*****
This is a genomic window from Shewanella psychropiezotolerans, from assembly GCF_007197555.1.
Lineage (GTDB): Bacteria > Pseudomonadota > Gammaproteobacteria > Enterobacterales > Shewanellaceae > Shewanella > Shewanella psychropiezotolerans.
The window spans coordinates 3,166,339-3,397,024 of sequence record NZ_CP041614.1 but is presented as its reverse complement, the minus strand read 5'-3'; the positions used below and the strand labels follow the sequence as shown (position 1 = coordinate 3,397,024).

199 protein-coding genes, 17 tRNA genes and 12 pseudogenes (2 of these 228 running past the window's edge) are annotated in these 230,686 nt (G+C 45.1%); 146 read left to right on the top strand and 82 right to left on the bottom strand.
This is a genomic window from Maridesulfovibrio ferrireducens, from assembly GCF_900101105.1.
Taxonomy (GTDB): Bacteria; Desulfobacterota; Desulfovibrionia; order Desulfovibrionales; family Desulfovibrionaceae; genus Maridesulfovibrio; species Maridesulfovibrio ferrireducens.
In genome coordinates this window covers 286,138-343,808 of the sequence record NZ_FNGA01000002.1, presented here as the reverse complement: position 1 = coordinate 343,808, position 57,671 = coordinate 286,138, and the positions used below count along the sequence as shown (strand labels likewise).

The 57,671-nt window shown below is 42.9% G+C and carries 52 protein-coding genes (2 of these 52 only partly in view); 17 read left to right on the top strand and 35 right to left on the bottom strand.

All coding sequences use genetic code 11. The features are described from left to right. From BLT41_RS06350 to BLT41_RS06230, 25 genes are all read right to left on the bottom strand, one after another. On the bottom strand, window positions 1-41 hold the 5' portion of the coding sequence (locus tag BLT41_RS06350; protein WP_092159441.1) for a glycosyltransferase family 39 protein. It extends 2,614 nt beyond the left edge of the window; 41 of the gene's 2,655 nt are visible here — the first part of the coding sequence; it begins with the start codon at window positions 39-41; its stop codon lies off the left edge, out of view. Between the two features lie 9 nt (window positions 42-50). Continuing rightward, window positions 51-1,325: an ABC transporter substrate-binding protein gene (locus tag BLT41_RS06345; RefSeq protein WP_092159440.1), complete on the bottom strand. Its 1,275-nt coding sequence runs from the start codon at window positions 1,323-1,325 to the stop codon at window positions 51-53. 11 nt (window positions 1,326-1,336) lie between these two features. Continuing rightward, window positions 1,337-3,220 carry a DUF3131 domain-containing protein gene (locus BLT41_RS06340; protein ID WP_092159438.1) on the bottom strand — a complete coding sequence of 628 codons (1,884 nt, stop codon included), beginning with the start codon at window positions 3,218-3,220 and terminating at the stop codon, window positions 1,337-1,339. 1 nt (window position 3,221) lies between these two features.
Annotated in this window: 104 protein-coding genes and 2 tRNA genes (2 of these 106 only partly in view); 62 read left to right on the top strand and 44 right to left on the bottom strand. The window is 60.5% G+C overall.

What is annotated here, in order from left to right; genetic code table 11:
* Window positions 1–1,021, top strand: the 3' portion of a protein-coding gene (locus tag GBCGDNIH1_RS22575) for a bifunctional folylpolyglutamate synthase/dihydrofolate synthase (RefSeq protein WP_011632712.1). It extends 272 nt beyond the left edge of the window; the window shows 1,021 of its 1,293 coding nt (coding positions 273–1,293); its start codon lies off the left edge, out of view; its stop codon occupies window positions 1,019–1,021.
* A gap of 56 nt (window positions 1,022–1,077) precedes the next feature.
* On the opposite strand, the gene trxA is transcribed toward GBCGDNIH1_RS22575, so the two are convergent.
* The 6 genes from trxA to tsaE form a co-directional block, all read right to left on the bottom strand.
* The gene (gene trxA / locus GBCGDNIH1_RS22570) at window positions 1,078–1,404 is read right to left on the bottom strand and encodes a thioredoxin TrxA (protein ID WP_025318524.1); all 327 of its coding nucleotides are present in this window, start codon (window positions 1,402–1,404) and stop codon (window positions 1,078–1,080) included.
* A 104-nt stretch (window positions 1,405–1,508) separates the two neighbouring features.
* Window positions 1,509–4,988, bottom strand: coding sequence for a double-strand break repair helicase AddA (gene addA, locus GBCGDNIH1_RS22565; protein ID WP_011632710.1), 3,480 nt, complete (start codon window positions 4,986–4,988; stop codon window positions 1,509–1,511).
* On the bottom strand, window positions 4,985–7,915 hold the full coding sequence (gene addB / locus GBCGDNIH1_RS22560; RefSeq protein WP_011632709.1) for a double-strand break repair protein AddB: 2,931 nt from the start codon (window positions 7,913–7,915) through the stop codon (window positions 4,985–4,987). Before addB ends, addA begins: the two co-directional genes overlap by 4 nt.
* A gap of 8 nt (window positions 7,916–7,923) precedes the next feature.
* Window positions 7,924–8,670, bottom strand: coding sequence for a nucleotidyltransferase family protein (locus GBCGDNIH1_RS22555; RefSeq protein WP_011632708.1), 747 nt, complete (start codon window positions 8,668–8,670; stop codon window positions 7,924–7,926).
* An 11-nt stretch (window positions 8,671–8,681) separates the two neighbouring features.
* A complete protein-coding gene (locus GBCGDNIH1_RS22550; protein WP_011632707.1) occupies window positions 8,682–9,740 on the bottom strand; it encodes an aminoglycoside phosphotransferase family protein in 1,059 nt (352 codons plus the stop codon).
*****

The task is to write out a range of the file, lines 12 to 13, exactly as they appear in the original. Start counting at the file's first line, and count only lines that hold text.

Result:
* Window positions 1–1,021, top strand: the 3' portion of a protein-coding gene (locus tag GBCGDNIH1_RS22575) for a bifunctional folylpolyglutamate synthase/dihydrofolate synthase (RefSeq protein WP_011632712.1). It extends 272 nt beyond the left edge of the window; the window shows 1,021 of its 1,293 coding nt (coding positions 273–1,293); its start codon lies off the left edge, out of view; its stop codon occupies window positions 1,019–1,021.
* A gap of 56 nt (window positions 1,022–1,077) precedes the next feature.